The American Jewish community is liberal, yet some contend that American Jews become more conservative when thinking about the defense of Israel. Recent research suggests that conservatives base their moral judgments on the foundations of fairness, minimizing harm, in-group favoritism, respect for authority, and purity. By contrast, liberals largely base moral judgments on just two foundations: fairness and harm-minimization (Graham, Haidt, & Nosek, 2009). This thesis expands this research by thinking about how a topic that is important to someone alters their moral reasoning. If Israel is important to someone who is Jewish and if thinking about Israel, specifically in the context of the Israeli-Palestinian conflict, makes American Jews more conservative, they should alter their moral judgments in ways consistent with conservatives. To test this hypothesis, two studies primed Jews and non-Jews to think about Israel or a different location, and measured the accessibility and relevance of moral foundation categories. Results suggest that priming for Israel does not influence the moral reasoning of Jewish-Americans. However, when asked to think about explicit moral violations committed by military guards, Jewish-Americans expressed less concern for the interrogated victim, less anger at the interrogating soldier, and more support for the soldier’s actions when the military guards were Israeli, compared to a different location. Irrespective of ingroup identification, when individuals were presented with a moral violation committed by soldiers from a nation that they glorify, individuals also showed a preference for conservative-consistent moral foundations. The results from this study also suggest that previous research may have conflated the effects of ingroup identification and those of group-specific glorification.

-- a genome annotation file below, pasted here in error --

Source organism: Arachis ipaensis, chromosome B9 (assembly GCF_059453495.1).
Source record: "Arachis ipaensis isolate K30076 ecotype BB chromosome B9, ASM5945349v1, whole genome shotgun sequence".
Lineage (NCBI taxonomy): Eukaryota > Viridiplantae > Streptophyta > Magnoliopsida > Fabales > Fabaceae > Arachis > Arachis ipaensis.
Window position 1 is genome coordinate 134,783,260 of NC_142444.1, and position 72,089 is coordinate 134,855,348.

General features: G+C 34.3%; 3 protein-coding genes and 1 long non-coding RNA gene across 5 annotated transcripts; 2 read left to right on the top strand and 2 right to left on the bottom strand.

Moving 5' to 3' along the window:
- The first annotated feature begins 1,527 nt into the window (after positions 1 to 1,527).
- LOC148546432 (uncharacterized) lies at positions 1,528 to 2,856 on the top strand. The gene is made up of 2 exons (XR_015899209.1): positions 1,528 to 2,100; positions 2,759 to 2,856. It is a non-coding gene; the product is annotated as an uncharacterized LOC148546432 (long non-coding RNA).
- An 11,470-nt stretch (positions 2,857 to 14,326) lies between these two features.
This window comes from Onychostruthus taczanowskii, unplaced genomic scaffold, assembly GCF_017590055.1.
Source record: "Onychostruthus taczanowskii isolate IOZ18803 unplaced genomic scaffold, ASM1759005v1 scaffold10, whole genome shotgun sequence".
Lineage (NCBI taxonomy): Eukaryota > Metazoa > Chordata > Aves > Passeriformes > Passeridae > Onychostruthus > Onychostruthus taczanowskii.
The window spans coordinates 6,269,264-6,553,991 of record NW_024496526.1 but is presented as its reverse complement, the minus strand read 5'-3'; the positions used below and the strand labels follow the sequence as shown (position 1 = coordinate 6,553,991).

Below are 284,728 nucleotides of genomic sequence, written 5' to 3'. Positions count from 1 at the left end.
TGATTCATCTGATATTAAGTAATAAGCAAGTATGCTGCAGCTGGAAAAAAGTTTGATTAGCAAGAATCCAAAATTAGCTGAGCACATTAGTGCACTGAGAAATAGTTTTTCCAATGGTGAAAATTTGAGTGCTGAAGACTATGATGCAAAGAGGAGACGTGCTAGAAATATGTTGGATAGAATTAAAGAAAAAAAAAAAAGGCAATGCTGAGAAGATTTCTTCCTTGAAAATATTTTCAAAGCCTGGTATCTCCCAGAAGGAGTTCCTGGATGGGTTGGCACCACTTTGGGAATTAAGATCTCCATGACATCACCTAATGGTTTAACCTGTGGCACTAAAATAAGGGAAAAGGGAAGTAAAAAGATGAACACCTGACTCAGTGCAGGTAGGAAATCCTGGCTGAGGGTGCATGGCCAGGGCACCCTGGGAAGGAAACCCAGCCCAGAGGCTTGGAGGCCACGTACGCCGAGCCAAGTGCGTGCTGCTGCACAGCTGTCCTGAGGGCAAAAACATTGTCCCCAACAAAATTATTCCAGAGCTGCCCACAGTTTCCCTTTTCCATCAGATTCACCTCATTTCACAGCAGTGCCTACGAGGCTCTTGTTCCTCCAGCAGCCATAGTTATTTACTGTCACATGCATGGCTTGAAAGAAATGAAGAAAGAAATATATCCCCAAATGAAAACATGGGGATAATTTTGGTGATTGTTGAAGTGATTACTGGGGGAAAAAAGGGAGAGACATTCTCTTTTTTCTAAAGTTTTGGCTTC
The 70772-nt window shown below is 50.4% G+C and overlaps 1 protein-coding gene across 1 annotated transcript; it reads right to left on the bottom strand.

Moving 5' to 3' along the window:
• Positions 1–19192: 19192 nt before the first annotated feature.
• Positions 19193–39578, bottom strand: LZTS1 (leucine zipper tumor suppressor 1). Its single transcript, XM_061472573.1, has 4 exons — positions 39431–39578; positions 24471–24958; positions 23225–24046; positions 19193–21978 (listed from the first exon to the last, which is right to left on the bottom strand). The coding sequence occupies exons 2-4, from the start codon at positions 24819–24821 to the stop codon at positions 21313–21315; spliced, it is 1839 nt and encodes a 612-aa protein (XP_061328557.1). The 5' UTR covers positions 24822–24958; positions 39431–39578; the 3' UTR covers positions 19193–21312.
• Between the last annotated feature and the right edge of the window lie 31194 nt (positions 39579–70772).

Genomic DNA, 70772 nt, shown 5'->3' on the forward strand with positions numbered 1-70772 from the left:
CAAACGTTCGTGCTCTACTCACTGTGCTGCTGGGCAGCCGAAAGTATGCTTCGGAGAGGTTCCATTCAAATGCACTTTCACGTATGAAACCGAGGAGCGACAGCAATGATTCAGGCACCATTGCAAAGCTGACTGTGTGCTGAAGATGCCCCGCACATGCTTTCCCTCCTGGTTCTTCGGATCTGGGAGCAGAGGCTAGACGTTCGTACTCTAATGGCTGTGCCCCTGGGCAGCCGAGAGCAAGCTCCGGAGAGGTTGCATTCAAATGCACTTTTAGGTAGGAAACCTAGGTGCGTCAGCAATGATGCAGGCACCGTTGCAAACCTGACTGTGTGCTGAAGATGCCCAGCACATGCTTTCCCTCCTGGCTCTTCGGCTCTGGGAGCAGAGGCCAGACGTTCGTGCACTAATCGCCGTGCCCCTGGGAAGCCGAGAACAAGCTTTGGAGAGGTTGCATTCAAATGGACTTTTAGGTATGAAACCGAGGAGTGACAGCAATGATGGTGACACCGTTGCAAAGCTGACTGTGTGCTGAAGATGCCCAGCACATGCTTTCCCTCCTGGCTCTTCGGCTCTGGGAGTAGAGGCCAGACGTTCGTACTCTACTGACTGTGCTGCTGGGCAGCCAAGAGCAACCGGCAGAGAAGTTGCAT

Pasek, Michael, "In Defense of Israel: How Social Context Affects Jewish-Americans’ Moral Reasoning" (2012). Honors Theses. Paper 40. http://scarab.bates.edu/honorstheses/40